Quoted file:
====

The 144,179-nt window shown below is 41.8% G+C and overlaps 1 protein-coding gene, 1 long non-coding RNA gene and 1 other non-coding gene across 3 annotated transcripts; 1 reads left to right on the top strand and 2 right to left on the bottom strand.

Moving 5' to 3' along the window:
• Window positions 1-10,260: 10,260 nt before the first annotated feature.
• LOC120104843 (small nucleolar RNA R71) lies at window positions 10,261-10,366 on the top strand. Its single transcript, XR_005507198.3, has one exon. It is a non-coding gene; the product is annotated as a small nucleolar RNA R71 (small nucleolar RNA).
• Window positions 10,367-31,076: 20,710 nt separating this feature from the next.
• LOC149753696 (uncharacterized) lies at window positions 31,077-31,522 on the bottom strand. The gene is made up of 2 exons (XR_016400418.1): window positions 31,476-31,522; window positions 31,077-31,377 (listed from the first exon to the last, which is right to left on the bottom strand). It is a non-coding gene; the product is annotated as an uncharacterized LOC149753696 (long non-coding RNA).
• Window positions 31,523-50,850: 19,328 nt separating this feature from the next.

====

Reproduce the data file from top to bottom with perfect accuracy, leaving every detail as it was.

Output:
The 144,179-nt window shown below is 41.8% G+C and overlaps 1 protein-coding gene, 1 long non-coding RNA gene and 1 other non-coding gene across 3 annotated transcripts; 1 reads left to right on the top strand and 2 right to left on the bottom strand.

Moving 5' to 3' along the window:
• Window positions 1-10,260: 10,260 nt before the first annotated feature.
• LOC120104843 (small nucleolar RNA R71) lies at window positions 10,261-10,366 on the top strand. Its single transcript, XR_005507198.3, has one exon. It is a non-coding gene; the product is annotated as a small nucleolar RNA R71 (small nucleolar RNA).
• Window positions 10,367-31,076: 20,710 nt separating this feature from the next.
• LOC149753696 (uncharacterized) lies at window positions 31,077-31,522 on the bottom strand. The gene is made up of 2 exons (XR_016400418.1): window positions 31,476-31,522; window positions 31,077-31,377 (listed from the first exon to the last, which is right to left on the bottom strand). It is a non-coding gene; the product is annotated as an uncharacterized LOC149753696 (long non-coding RNA).
• Window positions 31,523-50,850: 19,328 nt separating this feature from the next.